Trip Start Apr 05, 2008
Trip End Jul 19, 2008

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Flag of Colombia  ,
Tuesday, June 10, 2008

Chapter 1 - Images of coffee...

A.  The Cafe

Im buzzing.  Buzzing all over.  Like a bee on a glorious summer's day.  Or a 70s television well past its use-by date.  Like the fridges of student share houses all over the world, I'm buzzing.  As I look out the window, over the lime and aqua railings, of a time warp of a cafe, bells signalling the sale of gas bottles ring and dingle, and another fresh, full cup of colombian tinto coffee appears in front of me - strong, delightfully aromatic, black like the darkest of back alleys.  I add sugar and sip.  And then, I buzz.  Like the bass on a bogan's suped-up commodore.  Like high-voltage wires warning of an impending storm.  Through the lime and aqua door of this traditional local cafe, seven M-16 rifles suspend themselves from seven army personnel, each further armed with the biggest, shiniest black boots in the history of the world, each soldier prohibited from smiling.  Over their camouflage hats, the clouds lower ominously - they promise rain for the Colombian coffee zone today.  And, indeed, there will be rain for this quaint, breezy town of colours - the 'small town with long memories' - the town of Salento.  An older man, his moustache greyer than his hair, moves from his window seat and cowers beneath his cowboy / panama hat and technicolor dream poncho and mutters the spanish equivalent of 'it looks like rain'.  The cafe silently agrees.  A cane walks in with Clint Eastwood, words are uttered and then the cafe fills with steam, the coffee filling the air, the seemingly constant aroma.  THis is, of course, the coffee zone of the devil of the death from hell...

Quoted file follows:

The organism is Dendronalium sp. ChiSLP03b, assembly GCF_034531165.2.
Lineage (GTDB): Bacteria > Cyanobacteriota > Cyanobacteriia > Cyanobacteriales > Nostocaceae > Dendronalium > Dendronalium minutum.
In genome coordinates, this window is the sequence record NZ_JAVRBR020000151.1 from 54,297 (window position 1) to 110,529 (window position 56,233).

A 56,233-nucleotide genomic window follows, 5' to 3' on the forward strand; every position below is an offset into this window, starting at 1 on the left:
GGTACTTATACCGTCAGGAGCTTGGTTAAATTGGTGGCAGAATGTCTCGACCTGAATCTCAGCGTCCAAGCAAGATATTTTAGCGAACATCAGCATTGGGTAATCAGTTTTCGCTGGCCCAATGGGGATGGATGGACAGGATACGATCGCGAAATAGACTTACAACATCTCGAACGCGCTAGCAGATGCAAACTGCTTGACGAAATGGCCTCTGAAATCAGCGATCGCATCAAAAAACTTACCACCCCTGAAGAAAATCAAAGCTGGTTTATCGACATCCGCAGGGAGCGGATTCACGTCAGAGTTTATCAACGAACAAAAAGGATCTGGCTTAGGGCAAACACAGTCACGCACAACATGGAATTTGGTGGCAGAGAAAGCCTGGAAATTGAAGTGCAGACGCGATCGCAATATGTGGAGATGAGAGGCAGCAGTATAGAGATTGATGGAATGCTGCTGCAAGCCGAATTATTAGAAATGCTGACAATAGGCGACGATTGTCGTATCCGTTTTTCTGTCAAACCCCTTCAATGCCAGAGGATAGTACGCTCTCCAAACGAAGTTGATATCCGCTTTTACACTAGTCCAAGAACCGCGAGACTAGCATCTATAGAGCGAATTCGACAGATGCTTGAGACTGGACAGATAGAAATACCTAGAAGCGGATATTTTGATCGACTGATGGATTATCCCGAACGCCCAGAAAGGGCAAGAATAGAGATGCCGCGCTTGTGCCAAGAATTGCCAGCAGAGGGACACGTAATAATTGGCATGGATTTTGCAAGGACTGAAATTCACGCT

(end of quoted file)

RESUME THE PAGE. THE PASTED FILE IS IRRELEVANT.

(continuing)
B. The Fields

At my feet, the world falls away, disappearing into a sea of verdant green lush enough to swim in.  The smells of the zona cafeteria swill in the air, mixing, a cocktail of tropical fruit, dirt, humidity, coffee and trout on the grill.  The air is still, the scene one of silence, the only interruption the sound of a moth the size of my head seeking permission to land.  Hundreds of metres on, I notice the world reappear on the other side of the valley, greener than ever, more beautiful than ever.  Tinto appears before me.  Another one.  That's 6 today.  I buzz.  Like a Nokia on vibrate only.  Like a cown's handshake gag, I buzz...

Chapter II - Needs salt...

'That's not salt'.
'Aha.  It is.'
'No.  Surely it couldn't be.  It looks like marble'.
'It's salt.  Trust me'.
'If you don't believe me, taste it'.
'Taste it?'
'Yeah.  Lick it'
'Lick it?  That rock?'

As a general rule, tour guides shouldn't dare you to lick rocks.  Don't you reckon?  Or is that just me?  Especially rocks and stuff.  Or the ground.  They definitely shouldn't dare you to lick the ground.  Ok - so she may have been right - it was salt.  And, ok.  I probably should have listened.  But I'm still not convinced about the daring.  Or even a double dare  I would definitely have preferred a physical challenge...